3 Steps to Improving the Return on Your Business For Sale cover image
08 Mar 2019

3 Steps to Improving the Return on Your Business For Sale


The fundamental principles of selling a business are the same as selling anything, including whatever the business sells. The best businesses have a sales system and documented processes. They also sell on value rather than hourly rates or other ‘per widget’ metrics.

But most business owners have either never sold a business or only very rarely. It comes as no surprise then that many will achieve a lower sales price than the business is potentially worth, because they start doing things differently to what has made them successful in the first place.  

Paul Lange founder of “The Hedonist Entrepreneur Initiative” has bought and sold many businesses over his more than thirty year career as part of the private equity and venture capital industry. Lange says that “Higher sale prices can be achieved by selling the sizzle of the business and not just the the crunchable data; it’s not rocket science. You start the process by positioning the business in a Sale Deck, very much like a Pitch Deck when seeking investment.”

He adds, “When we invest in a business we’re always planning for the exit from the start, usually before the ink is dry on the share certificates. The majority of our exits are via a strategic sale. We rarely go IPO. Our way of building an asset we acquire toward an exit includes acquiring and assimilating one or more other businesses before we go for the ‘big sell’. When we do, we lead with the Sale Deck every time.”

Although there is no magic formula for success and maximising the sales price of a business for sale, Lange suggests there are three fundamental steps you can follow to increase your chances of a better return on your time, money and other resources invested in growing your business to the point of a sale. These are:

1. Position the business as valuable asset

Investors and high net worth people buy assets. An asset works for you and gives you a return. Whether your prospect knows it or not they want to buy an asset.  They don’t want to buy a job. Buying the business from you is attached to many personal aspirations that are unique to each purchaser. An asset will help the purchaser achieve these. A job won’t.

2. Have a system for selling the business

Building a successful and scalable business requires systems. Having documented systems and processes for running the business can help achieve a better return when you come to sell and exit. Sales systems and processes focus on presenting the value of the offering and eliminating possible objections, by addressing them and closing doors on them, as you step through the process. Sales systems are always selling the next step in the process. When selling a business, you need a system to present value, close doors on objections and sell the next step.

3. Approach the sales process psychologically more than logically

Selling a business like selling anything requires describing the item for sale. However only presenting the logical and analytical facts of the business for sale is like selling based on features and benefits instead of value. When you present value in terms that the purchaser gets, you connect them with their emotions; their aspirations and all of the reasons why they want to buy a business. Selling a business won’t be achieved on emotional responses alone, but presenting the value in terms the purchaser gets and supporting it with the cold hard facts for them to consider goes further than the facts alone.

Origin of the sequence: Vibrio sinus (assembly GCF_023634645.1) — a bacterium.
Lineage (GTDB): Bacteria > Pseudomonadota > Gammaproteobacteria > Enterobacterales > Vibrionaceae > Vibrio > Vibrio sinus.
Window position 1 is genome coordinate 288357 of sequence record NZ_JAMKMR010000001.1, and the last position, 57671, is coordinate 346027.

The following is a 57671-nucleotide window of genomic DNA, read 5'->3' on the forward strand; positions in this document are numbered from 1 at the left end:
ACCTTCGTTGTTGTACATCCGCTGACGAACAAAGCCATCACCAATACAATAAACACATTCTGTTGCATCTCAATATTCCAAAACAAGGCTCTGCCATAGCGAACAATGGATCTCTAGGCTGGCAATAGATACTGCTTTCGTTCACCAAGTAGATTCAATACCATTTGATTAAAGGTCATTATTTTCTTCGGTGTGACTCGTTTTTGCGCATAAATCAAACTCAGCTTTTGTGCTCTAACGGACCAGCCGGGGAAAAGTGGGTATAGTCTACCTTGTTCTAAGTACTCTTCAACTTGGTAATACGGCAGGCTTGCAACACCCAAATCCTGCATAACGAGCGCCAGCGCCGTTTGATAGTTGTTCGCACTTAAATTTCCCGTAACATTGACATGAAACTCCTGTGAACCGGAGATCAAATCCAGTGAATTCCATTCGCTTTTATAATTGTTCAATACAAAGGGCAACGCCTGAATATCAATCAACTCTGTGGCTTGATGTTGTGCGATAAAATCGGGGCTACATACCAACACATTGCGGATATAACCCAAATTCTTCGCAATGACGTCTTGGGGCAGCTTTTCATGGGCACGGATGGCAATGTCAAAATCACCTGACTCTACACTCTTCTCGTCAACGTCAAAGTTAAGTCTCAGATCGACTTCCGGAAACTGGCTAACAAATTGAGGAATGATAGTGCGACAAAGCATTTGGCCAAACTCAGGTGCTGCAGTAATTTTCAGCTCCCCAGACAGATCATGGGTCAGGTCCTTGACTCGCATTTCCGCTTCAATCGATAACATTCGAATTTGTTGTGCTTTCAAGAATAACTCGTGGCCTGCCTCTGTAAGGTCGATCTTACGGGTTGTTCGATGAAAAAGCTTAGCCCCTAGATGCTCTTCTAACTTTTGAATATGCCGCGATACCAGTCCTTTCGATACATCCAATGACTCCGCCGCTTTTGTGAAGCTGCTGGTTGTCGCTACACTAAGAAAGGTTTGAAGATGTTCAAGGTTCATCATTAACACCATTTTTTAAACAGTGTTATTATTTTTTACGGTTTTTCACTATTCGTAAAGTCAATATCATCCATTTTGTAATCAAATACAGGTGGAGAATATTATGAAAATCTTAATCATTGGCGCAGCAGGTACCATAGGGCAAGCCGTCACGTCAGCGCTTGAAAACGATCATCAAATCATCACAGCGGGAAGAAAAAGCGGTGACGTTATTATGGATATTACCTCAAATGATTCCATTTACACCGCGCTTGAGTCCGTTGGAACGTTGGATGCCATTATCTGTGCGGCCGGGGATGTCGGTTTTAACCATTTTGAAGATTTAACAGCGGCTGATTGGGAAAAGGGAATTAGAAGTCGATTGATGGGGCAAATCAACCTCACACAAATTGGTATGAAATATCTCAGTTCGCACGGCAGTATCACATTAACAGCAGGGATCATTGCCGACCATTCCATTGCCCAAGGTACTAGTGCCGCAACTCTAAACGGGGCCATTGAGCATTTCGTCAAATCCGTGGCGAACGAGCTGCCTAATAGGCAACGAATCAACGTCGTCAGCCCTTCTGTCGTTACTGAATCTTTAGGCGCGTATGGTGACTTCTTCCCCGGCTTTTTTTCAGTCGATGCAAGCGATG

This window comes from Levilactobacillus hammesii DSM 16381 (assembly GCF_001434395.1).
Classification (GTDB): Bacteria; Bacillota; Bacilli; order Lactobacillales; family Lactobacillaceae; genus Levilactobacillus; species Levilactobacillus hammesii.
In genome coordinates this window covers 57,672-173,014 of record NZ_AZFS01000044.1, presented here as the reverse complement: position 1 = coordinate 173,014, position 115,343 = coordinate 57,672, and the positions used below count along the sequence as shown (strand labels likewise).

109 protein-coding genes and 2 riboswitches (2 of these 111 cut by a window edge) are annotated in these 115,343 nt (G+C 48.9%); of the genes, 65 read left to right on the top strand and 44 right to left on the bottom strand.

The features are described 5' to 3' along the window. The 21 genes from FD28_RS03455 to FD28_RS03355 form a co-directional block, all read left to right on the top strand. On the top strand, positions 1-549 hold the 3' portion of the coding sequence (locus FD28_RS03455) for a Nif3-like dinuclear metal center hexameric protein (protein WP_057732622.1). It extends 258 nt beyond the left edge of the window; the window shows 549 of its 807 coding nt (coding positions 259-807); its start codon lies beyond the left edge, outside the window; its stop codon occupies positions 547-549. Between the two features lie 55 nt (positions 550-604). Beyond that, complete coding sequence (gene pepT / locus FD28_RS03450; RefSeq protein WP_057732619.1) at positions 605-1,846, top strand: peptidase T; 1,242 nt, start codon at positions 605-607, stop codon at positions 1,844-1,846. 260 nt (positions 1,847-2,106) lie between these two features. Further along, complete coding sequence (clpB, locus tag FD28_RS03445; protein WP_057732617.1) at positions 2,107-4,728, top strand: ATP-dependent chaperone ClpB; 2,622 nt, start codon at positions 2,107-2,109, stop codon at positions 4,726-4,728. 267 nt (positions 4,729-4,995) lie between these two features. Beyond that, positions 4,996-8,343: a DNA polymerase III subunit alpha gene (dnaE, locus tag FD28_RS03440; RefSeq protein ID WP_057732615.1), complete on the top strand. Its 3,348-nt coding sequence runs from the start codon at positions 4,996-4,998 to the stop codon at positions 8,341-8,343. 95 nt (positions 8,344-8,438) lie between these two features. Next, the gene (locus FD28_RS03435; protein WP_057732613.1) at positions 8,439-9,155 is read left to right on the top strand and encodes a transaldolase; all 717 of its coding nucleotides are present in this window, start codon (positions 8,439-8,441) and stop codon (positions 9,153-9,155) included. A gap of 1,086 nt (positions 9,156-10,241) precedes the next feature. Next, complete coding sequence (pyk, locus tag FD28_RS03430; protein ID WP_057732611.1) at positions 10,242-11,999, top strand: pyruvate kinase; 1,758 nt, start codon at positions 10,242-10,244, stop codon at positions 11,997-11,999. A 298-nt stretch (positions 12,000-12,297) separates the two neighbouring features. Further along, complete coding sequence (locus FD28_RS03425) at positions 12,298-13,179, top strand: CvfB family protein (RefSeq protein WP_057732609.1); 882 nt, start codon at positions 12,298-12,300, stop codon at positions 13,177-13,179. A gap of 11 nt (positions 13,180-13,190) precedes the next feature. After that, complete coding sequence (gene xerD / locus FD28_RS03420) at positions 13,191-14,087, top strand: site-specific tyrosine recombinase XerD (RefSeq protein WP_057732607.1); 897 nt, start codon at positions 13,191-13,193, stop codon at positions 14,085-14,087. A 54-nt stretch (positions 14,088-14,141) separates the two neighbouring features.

When you have a business for sale, the Sale Deck showcases the business and the value in a concise and compelling way, and sells the prospect on taking the next step. It avoids providing information that is overkill in the beginning. If a potential buyer wants more information, make sure there is just enough in the addendum information, or dataroom, you provide with the Sale Deck. The full documentation can be offered up later for full due diligence to occur.

Lange says, “When we acquire a company to roll into an existing investment, we mostly receive these large business for sale documents that describe the facts of business in great detail and provide reams of financial data for the analytically minded to paw over; and that’s it! No warm up? Just wham bam! There’s nothing wrong with having complete data available for presentation in your dataroom, but making that your opening move, with a prospect, is like spewing your life story over a partner within the first few minutes of a first date.”

He goes on to say, “A good Sale Deck will have no more than 18 slides and they have to be in a specific order.  The order needs to be such that each slide builds psychologically, not logically, on the previous slide. I know that sounds weird for traditional thinking about business for sale documents, but selling is psychology. Don’t have more than 18 slides. You can have less than 18 so long as you have them in the right order. We prefer 18 when we’re selling a business; it’s just a magic number we’ve found works really well for us.”

If you’re thinking of selling your business, consider the possibility of creating a Sale Deck in addition to the traditional more complete documentation, and make it part of your system for selling your business. Use the Sale Deck as the initial touch point with potential buyers to present your business as a valuable asset. Layer the information you present in the Sale Deck and in your overall process using a psychological approach supported by logic. For more information on the how to create a compelling Sale Deck using a formula that has been tried and tested, visit www.hedonistentrepreneur.com/businessforsale